Tue Aug 25, 2015 4:58 pm
Forum: Gràmar, Fuaimean is Gnàths / Grammar, Sounds and Expressions
Topic: Verbal nouns and inversion
Replies: 8
Views: 3771

Re: Verbal nouns and inversion

Also: There are those who will tell you that you absolutely have to use a bhith in between '"S toil" and a verbal noun e.g. '"S toil leam a bhith a' snàmh" and there are others who will tell you that that is utter nonsense and that "'S toil leam snàmh" is absolutely fine. Whichever you end up using,...
by MarcMacUilleim
Sun Aug 16, 2015 8:29 am
Forum: Dà-chànanach / Bilingual
Topic: Ciamar a tha an t-sìde / How's the weather?
Replies: 1130
Views: 244846

Re: Ciamar a tha an t-sìde / How's the weather?

LilithNoor wrote:Tha beagan obair-dachaigh agam.
Tha beagan obrach-dachaigh agam - beagan, like mòran, cus etc takes the genitive:
https://en.wiktionary.org/wiki/beagan
by MarcMacUilleim
Sat Aug 15, 2015 7:31 pm
Forum: Dà-chànanach / Bilingual
Topic: Ciamar a tha an t-sìde / How's the weather?
Replies: 1130
Views: 244846

Re: Ciamar a tha an t-sìde / How's the weather?

Feumaidh me ag ionnsachadh an tràth caithte. I must learn the past tense. Feumaidh mi an tràth caithte ionnsachadh. Inversion with direct object apart from when you don't (see below). Tha mi a nighe na h-aodachaich-leapa. I'm going to wash the bed linen. "Tha mi a' nighe an aodaich-leapa" means "I'...
by MarcMacUilleim
Sat Aug 15, 2015 11:08 am
Forum: Dà-chànanach / Bilingual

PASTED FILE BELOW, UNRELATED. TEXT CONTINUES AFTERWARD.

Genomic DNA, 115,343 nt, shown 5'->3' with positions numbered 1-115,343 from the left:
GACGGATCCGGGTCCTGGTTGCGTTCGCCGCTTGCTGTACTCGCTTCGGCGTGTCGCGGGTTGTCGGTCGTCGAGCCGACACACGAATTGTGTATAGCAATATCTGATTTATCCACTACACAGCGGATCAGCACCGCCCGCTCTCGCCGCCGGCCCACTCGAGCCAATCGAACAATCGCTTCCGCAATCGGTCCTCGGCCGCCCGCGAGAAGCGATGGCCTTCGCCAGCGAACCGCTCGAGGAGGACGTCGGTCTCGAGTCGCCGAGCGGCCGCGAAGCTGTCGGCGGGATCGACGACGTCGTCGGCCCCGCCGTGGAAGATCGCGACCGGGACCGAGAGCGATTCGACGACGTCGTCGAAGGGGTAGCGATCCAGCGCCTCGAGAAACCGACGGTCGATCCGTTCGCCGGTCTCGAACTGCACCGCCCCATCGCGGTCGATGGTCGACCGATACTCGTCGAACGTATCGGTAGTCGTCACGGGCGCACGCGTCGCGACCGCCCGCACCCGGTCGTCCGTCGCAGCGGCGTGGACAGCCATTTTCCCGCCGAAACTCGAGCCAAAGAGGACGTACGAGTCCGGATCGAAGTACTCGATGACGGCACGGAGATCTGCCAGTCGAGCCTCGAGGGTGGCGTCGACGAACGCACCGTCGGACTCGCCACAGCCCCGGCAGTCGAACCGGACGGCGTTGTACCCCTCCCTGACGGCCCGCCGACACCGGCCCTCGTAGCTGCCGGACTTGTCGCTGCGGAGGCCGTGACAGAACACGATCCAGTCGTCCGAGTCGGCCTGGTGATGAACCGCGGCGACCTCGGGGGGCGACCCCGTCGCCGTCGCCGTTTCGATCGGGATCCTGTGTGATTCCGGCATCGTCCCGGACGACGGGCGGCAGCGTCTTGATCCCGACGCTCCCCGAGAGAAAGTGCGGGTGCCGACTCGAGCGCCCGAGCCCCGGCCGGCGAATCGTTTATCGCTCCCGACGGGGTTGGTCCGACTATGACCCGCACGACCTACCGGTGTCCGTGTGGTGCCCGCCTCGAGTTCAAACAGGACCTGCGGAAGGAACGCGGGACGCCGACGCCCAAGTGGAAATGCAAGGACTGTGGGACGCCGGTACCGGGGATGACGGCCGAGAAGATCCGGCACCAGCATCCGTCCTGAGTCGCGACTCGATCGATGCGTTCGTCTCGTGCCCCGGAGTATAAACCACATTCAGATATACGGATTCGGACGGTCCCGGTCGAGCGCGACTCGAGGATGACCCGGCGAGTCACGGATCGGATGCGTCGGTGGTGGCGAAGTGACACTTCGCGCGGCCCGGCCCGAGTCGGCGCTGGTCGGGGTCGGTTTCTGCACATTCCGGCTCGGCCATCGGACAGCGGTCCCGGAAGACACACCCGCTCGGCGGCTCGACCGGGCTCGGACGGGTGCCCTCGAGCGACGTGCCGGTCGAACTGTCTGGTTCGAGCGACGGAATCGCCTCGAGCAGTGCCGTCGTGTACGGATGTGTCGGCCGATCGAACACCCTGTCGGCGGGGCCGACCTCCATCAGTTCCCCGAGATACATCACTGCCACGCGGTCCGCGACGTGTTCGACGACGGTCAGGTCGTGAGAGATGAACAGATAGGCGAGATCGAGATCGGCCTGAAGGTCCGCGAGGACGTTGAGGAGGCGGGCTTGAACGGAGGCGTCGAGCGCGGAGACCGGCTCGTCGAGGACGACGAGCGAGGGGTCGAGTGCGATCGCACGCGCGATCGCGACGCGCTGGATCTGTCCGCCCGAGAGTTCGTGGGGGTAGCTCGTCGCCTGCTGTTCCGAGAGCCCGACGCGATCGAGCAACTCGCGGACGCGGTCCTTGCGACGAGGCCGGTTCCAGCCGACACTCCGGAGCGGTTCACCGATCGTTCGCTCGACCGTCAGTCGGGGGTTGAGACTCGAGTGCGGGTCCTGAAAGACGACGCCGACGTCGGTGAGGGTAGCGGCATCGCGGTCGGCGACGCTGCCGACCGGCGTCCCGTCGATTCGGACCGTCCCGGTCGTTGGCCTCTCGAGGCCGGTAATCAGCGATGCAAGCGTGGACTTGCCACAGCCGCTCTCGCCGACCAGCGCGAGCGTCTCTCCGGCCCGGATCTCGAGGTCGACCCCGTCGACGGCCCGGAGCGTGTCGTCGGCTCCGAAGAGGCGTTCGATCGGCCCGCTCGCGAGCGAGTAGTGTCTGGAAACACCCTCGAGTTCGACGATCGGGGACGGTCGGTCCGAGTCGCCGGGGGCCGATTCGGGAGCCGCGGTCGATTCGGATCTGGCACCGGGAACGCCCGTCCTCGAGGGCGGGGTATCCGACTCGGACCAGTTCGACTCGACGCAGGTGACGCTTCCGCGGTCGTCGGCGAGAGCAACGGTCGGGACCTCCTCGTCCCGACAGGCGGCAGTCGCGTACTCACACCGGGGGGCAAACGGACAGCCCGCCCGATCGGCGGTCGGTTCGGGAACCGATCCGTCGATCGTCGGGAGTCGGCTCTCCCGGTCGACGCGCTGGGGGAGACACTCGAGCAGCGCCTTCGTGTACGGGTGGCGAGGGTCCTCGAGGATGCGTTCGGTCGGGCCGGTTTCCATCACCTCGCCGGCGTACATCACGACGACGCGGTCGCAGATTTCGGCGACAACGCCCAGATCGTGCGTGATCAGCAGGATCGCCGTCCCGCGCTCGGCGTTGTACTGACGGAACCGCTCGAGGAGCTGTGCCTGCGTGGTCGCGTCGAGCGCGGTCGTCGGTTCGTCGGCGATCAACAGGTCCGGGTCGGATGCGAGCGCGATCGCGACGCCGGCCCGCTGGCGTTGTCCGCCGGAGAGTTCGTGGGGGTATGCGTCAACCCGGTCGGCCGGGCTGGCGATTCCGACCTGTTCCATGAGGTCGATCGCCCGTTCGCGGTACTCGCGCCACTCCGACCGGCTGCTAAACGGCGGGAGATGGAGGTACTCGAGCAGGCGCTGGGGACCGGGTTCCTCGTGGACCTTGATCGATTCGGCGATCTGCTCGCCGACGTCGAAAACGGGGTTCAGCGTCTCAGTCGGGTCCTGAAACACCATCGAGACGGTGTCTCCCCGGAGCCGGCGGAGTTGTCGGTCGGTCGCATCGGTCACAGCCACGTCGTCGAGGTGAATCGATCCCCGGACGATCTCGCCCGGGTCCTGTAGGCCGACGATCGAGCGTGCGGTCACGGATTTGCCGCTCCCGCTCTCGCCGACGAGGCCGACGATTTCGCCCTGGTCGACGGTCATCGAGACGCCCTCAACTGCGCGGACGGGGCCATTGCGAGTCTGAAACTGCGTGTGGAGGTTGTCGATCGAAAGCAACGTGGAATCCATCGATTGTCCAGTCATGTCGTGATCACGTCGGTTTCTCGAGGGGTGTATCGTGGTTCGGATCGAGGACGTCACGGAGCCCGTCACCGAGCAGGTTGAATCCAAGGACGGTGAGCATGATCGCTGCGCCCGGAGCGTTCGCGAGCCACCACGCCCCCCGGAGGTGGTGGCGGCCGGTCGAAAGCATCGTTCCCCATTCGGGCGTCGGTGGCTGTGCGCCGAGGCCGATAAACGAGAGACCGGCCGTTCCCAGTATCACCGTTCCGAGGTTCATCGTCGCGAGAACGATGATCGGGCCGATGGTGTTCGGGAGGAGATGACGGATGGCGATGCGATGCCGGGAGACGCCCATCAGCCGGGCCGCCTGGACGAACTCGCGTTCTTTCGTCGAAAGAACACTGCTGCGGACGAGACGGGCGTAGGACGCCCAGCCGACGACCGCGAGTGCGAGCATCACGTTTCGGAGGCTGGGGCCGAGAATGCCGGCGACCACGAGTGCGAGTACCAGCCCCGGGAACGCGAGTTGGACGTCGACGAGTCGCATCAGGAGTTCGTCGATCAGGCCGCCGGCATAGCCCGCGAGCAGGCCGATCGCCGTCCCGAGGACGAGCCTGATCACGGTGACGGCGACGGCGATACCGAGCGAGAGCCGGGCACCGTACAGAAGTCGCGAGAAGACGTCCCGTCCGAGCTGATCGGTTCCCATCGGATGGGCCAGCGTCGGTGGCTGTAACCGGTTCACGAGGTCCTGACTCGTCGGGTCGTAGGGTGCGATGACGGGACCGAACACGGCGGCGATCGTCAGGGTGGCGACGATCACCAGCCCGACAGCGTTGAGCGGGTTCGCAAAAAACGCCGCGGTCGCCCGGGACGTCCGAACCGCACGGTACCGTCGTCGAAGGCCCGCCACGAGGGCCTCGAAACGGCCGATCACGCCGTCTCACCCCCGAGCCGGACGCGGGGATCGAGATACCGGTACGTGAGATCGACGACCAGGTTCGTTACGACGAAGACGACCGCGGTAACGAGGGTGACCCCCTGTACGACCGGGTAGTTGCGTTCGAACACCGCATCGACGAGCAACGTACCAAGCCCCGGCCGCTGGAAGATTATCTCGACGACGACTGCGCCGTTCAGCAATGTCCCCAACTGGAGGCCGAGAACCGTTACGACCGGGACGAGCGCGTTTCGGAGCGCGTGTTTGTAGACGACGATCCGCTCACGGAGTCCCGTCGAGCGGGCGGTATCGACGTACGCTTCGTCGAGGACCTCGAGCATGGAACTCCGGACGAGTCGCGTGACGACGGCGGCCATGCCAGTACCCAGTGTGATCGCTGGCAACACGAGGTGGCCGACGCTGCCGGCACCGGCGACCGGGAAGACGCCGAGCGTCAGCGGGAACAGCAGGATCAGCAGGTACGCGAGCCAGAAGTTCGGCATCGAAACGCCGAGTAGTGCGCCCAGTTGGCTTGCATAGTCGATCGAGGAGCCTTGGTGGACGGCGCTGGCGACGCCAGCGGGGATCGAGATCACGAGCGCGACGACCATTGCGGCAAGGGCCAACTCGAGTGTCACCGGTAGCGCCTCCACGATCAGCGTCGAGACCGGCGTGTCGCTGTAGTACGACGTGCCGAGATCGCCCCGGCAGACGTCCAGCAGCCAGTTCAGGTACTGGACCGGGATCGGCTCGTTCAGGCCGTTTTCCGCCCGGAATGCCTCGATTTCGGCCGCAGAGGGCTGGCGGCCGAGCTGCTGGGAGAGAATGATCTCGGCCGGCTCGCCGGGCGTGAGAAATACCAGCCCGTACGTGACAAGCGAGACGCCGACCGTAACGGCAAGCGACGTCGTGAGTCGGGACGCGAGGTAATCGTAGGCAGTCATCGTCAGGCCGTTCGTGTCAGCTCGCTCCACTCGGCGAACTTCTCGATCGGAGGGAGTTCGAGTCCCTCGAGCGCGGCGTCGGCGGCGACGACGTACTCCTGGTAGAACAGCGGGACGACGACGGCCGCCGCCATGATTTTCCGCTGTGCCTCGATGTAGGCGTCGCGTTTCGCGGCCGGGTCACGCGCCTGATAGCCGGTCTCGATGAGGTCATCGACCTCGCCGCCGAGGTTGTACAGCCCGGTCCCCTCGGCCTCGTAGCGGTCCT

Topic: Ciamar a tha an t-sìde / How's the weather?
Replies: 1130
Views: 244846

Re: Ciamar a tha an t-sìde / How's the weather?

LilithNoor wrote:Coisichte mi gun oifis
Choisich mi dhan oifis - "gun oifis" would mean "without an office".
LilithNoor wrote:agus bha mo chotan bog-fliuch.
... mo chasan...
by MarcMacUilleim
Sat Aug 15, 2015 11:05 am
Forum: Dà-chànanach / Bilingual
Topic: Ciamar a tha an t-sìde / How's the weather?
Replies: 1130
Views: 244846

Re: Ciamar a tha an t-sìde / How's the weather?

Agnieszka wrote:glè tioram
...glè thioram...
by MarcMacUilleim
Wed Aug 12, 2015 12:55 pm
Forum: Dà-chànanach / Bilingual
Topic: Ciamar a tha an t-sìde / How's the weather?
Replies: 1130
Views: 244846

Re: Ciamar a tha an t-sìde / How's the weather?

GunChleoc wrote:"a-nis" always means a change (e.g. you just arrived there).
Really? / Gu fìor?
by MarcMacUilleim
Sat Aug 01, 2015 9:03 pm
Forum: Gràmar, Fuaimean is Gnàths / Grammar, Sounds and Expressions
Topic: am Monadh Ruadh - pronoun agreement
Replies: 28
Views: 6250

Re: am Monadh Ruadh - pronoun agreement

Surely comparing how things are expressed in Gaelic to how they are expressed in English is as pointless as comparing them to how they are expressed in any other language...?
by MarcMacUilleim
Sat Jul 25, 2015 9:56 pm
Forum: Gràmar, Fuaimean is Gnàths / Grammar, Sounds and Expressions
Topic: An fhreagairt / am freagairt
Replies: 5
Views: 2020

Re: An fhreagairt / am freagairt

Yes indeed. I wonder, though, if it's a symptom of the language gradually losing its gender of nouns, in keeping with a recent thread describing the increasing tendency to use 'e' instead of 'i' when referring to inanimate feminine nouns. I know several native speakers who refer to both 'beatha' and...